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Archibald H. Grimke, William Lloyd Garrison the Abolitionist, Chapter 9: agitation and repression. (search)
humiliation of a third refusal and must have listened with no little relief, to this blunt summary of the situation by Beriah Green, who was one of the six. If there is not timber amongst ourselves, quoth Green, big enough to make a president of, letGreen, big enough to make a president of, let us get along without one, or go home and stay there until we have grown up to be men. The next day Green was chosen, and established in a manner never to be forgotten by his associates that the convention did possess timber big enough to make a prGreen was chosen, and established in a manner never to be forgotten by his associates that the convention did possess timber big enough to make a president of. Narrow as were the circumstances of many of the members, the convention was by no means destitute of men of wealth and business prominence. Such were the Winslows, Isaac and Nathan, of Maine, Arnold Buffum, of Massachusetts, and Johnof the convention, culminated during the several readings of the Declaration of Sentiments. And when on the third day Beriah Green brought the congress to a close in a valedictory address of apostolic power and grandeur, and with a prayer so sweet,
Archibald H. Grimke, William Lloyd Garrison the Abolitionist, Chapter 10: between the acts. (search)
ruths to, masculine words. He protests against his condemnation by comparison. Every writer's style is his own — it may be smooth or rough, plain or obscure, simple or grand, feeble or strong, he contends, but principles are immutable. By his principles, therefore he would, be judged. Whittier, for instance,, he continues, is highly poetical, exuberant, and beautiful. Stuart is solemn, pungent, and severe. Wright is a thorough logician, dextrous, transparent, straightforward. Beriah Green is manly, eloquent, vigorous, devotional. May is persuasive, zealous, overflowing with the milk of human kindness. Cox is diffusive, sanguine, magnificent, grand. Bourne thunders and lightens. Phelps is one great, clear, infallible argumentdemonstration itself. Jocelyn is full of heavenlymindedness, and feels and speaks and acts with a zeal according to knowledge. Follen is chaste, profound, and elaborately polished. Goodell is perceptive, analytical, expert, and solid. Child (
Archibald H. Grimke, William Lloyd Garrison the Abolitionist, Chapter 14: brotherly love fails, and ideas abound. (search)
had been formed in the North every day for the last two years, and that in the single State of Ohio there were three hundred societies, one of which had a membership of four thousand names. The moral agitation was at its height. The National Society had hit upon a capital device for increasing the effectiveness of its agents and lecturers. This was to bring them together in New York for a few weeks' study of the slavery question under the direction of such masters as Theodore D. Weld, Beriah Green, Charles Stuart, and others. All possible phases of the great subject, such as, What is slavery? What is immediate emancipation? The consequences of emancipation to the South, etc., etc., pro-slavery objections and arguments were stated and answered. The agents and lecturers went forth from the convention bristling with facts, and glowing with enthusiasm to renew the crusade against slavery. Garrison, broken in health as he was, went on from Boston to attend this school of his discip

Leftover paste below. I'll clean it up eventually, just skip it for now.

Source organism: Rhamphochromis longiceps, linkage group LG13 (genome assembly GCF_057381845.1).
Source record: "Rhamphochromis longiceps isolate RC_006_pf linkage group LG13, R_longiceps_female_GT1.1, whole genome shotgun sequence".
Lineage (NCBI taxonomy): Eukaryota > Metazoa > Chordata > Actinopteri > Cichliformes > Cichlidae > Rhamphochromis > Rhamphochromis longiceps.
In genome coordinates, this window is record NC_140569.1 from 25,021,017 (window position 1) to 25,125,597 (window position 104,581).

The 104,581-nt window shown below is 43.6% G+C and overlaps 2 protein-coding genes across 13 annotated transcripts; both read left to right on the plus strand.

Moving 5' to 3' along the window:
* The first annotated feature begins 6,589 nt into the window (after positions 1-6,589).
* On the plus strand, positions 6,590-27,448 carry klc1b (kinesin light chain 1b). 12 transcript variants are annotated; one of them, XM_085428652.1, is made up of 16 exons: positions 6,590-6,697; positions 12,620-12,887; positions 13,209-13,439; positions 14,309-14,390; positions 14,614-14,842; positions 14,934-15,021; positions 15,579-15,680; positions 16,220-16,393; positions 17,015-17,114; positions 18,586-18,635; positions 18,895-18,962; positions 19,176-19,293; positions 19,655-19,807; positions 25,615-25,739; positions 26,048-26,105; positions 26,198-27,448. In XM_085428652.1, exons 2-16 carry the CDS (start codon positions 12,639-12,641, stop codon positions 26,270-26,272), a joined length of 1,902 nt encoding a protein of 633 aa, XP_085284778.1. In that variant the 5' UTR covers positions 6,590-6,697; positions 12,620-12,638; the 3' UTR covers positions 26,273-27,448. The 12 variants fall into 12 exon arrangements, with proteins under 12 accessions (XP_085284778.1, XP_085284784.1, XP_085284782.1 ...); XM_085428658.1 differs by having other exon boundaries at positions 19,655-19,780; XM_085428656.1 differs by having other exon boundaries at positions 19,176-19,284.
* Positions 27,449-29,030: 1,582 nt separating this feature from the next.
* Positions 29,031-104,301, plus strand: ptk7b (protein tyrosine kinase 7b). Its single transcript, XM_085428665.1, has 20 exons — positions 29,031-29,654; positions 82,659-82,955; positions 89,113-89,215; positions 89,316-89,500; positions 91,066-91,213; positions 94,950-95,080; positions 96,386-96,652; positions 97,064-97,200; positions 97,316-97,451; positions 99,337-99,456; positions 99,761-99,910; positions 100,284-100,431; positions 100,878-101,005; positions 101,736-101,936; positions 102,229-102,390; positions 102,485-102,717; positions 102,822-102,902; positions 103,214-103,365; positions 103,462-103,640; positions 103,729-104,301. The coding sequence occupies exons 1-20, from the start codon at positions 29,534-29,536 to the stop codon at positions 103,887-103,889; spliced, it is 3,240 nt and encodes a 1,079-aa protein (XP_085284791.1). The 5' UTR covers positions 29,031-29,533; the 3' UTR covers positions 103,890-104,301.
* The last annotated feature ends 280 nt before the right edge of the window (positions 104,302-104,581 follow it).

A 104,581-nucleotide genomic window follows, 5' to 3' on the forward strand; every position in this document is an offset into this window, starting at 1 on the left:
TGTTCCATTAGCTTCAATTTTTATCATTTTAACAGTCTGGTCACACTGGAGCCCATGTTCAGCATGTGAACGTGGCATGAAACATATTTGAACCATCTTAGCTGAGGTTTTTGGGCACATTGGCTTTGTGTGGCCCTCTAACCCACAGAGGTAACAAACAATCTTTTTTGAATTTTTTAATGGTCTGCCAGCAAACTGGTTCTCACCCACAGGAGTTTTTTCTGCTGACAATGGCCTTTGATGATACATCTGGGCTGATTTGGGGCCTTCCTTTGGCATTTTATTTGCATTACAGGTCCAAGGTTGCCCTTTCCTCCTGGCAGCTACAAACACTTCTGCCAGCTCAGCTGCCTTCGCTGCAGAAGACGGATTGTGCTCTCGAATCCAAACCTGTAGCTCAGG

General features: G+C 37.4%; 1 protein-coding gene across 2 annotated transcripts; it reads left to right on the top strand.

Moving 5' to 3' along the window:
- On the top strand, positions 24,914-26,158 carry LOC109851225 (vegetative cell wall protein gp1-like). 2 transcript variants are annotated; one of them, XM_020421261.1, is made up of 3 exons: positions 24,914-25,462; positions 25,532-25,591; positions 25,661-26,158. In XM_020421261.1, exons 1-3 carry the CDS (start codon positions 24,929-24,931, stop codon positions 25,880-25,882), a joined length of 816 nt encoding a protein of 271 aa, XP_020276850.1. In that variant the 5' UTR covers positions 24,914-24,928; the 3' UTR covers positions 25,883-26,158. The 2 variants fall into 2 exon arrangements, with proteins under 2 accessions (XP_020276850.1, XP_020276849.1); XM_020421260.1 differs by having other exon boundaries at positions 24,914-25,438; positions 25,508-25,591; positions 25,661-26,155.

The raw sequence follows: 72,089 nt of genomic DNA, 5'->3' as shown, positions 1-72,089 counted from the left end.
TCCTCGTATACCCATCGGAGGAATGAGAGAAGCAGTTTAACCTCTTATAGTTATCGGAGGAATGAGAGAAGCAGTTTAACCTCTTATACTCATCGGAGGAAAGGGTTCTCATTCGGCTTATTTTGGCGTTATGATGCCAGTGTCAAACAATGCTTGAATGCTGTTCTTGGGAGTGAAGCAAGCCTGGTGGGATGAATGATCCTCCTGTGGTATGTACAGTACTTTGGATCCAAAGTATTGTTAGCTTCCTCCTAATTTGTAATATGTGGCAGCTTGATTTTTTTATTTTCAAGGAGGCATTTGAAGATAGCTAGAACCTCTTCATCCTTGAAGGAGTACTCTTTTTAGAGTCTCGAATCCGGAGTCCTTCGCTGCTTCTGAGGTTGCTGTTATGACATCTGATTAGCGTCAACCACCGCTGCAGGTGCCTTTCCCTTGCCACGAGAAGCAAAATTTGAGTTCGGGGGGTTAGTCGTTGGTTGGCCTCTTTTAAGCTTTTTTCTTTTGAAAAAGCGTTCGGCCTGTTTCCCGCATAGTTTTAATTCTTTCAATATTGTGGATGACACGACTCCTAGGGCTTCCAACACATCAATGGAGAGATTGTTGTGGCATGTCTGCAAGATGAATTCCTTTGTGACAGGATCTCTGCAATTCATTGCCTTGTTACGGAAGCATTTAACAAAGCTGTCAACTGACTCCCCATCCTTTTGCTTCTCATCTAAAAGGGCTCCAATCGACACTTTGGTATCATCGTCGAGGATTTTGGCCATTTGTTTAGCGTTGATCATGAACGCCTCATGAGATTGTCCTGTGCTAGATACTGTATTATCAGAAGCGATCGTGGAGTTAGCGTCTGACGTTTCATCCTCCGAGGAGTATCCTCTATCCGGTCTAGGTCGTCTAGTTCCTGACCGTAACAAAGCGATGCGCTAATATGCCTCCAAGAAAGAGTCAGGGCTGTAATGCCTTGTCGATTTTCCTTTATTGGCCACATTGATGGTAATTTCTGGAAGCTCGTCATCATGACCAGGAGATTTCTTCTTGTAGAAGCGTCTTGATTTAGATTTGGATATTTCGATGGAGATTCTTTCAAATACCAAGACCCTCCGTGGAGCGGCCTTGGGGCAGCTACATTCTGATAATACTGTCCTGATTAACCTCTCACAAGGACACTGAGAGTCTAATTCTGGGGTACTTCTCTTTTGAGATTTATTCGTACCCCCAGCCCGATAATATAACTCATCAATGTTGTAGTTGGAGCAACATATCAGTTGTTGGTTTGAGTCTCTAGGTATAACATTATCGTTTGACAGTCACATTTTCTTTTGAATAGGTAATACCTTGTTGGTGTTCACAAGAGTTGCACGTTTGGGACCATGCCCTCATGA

Francis Jackson Garrison, William Lloyd Garrison, 1805-1879; the story of his life told by his children: volume 2, Chapter 2: Germs of contention among brethren.—1836. (search)
Indeed, we must have been a very stupid body if, among so many, and making common stock of all our minds, we could not make our sessions full of interest and pleasure. We held three meetings a day, scarcely allowing ourselves time to eat; and yet, when a fortnight had been thus incessantly occupied, it seemed as if we were but just entering upon the threshold of the great question of slavery—so exhaustless is the theme, so vast the relations involved in the well-being and freedom of man. Beriah Green, Weld, and Stuart were the chief speakers, although every one present participated more or less in the discussions. I spoke repeatedly, but very briefly as I am wont to do. You know that I always speak in public with reluctance, especially if my remarks be not written down—and to read is a slavish mode of speaking, if speaking it can be called (Ms. April 10, 1836, W. L. G. to G. W. Benson). The questions discussed were manifold—such as, What is slavery? What is immediate emancipation?<
Francis Jackson Garrison, William Lloyd Garrison, 1805-1879; the story of his life told by his children: volume 2, Chapter 4: Pennsylvania Hall.—the non-resistance society.—1838. (search)
e. So far, therefore, all's well. Monday evening.—I have just returned from a large meeting of the colored friends in Zion's Church, very many of whom were induced to attend by knowing that I would be present. The meeting was addressed by Beriah Green, Alvan Stewart, Rev. Mr. Cross, Charles W. Denison, and myself. It was an John Cross. interesting occasion. The manner in which these dear colored friends throng around me is very affecting to my feelings. Their expressions of attachment ay man as Representative to Congress who is not in favor of the immediate abolition of slavery in the District of Columbia, etc. At the impressive Young Men's Convention held at Worcester, Lib. 8.159, 161, 162. Mass., in October, with Goodell, Beriah Green, and H. B. Stanton in attendance, nineteen resolutions on political action were reported from the business committee, whose chairman was Wendell Phillips, Mr. Garrison being one of his colleagues. They bound abolitionists to vote for no man n